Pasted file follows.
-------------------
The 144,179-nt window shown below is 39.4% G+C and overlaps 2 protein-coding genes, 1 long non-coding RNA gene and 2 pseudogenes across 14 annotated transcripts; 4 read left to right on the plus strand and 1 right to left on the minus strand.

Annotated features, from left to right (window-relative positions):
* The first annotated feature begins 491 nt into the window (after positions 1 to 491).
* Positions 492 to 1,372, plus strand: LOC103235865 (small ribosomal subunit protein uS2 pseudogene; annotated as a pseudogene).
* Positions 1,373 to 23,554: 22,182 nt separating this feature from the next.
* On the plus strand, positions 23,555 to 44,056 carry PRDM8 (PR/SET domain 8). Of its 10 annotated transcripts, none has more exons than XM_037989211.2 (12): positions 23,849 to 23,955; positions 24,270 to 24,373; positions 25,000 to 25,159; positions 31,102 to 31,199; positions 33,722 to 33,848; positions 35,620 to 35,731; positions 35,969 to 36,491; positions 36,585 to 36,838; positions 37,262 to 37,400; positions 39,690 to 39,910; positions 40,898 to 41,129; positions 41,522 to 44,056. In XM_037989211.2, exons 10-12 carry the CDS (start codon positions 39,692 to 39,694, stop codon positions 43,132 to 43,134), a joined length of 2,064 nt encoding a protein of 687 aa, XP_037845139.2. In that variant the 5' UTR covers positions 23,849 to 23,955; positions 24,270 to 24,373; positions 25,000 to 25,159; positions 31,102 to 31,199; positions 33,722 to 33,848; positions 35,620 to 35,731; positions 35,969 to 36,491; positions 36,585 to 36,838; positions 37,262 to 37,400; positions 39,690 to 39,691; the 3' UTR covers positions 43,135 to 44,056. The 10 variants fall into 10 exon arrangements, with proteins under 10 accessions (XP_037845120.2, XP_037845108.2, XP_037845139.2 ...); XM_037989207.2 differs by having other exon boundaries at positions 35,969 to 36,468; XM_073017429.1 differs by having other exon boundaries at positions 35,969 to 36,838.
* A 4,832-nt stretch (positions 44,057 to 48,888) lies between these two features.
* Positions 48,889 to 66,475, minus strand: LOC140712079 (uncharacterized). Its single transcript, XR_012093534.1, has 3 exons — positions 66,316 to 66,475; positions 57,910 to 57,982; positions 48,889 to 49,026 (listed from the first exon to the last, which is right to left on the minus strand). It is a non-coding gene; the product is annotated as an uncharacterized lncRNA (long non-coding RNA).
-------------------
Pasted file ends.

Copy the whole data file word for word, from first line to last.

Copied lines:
The 144,179-nt window shown below is 39.4% G+C and overlaps 2 protein-coding genes, 1 long non-coding RNA gene and 2 pseudogenes across 14 annotated transcripts; 4 read left to right on the plus strand and 1 right to left on the minus strand.

Annotated features, from left to right (window-relative positions):
* The first annotated feature begins 491 nt into the window (after positions 1 to 491).
* Positions 492 to 1,372, plus strand: LOC103235865 (small ribosomal subunit protein uS2 pseudogene; annotated as a pseudogene).
* Positions 1,373 to 23,554: 22,182 nt separating this feature from the next.
* On the plus strand, positions 23,555 to 44,056 carry PRDM8 (PR/SET domain 8). Of its 10 annotated transcripts, none has more exons than XM_037989211.2 (12): positions 23,849 to 23,955; positions 24,270 to 24,373; positions 25,000 to 25,159; positions 31,102 to 31,199; positions 33,722 to 33,848; positions 35,620 to 35,731; positions 35,969 to 36,491; positions 36,585 to 36,838; positions 37,262 to 37,400; positions 39,690 to 39,910; positions 40,898 to 41,129; positions 41,522 to 44,056. In XM_037989211.2, exons 10-12 carry the CDS (start codon positions 39,692 to 39,694, stop codon positions 43,132 to 43,134), a joined length of 2,064 nt encoding a protein of 687 aa, XP_037845139.2. In that variant the 5' UTR covers positions 23,849 to 23,955; positions 24,270 to 24,373; positions 25,000 to 25,159; positions 31,102 to 31,199; positions 33,722 to 33,848; positions 35,620 to 35,731; positions 35,969 to 36,491; positions 36,585 to 36,838; positions 37,262 to 37,400; positions 39,690 to 39,691; the 3' UTR covers positions 43,135 to 44,056. The 10 variants fall into 10 exon arrangements, with proteins under 10 accessions (XP_037845120.2, XP_037845108.2, XP_037845139.2 ...); XM_037989207.2 differs by having other exon boundaries at positions 35,969 to 36,468; XM_073017429.1 differs by having other exon boundaries at positions 35,969 to 36,838.
* A 4,832-nt stretch (positions 44,057 to 48,888) lies between these two features.
* Positions 48,889 to 66,475, minus strand: LOC140712079 (uncharacterized). Its single transcript, XR_012093534.1, has 3 exons — positions 66,316 to 66,475; positions 57,910 to 57,982; positions 48,889 to 49,026 (listed from the first exon to the last, which is right to left on the minus strand). It is a non-coding gene; the product is annotated as an uncharacterized lncRNA (long non-coding RNA).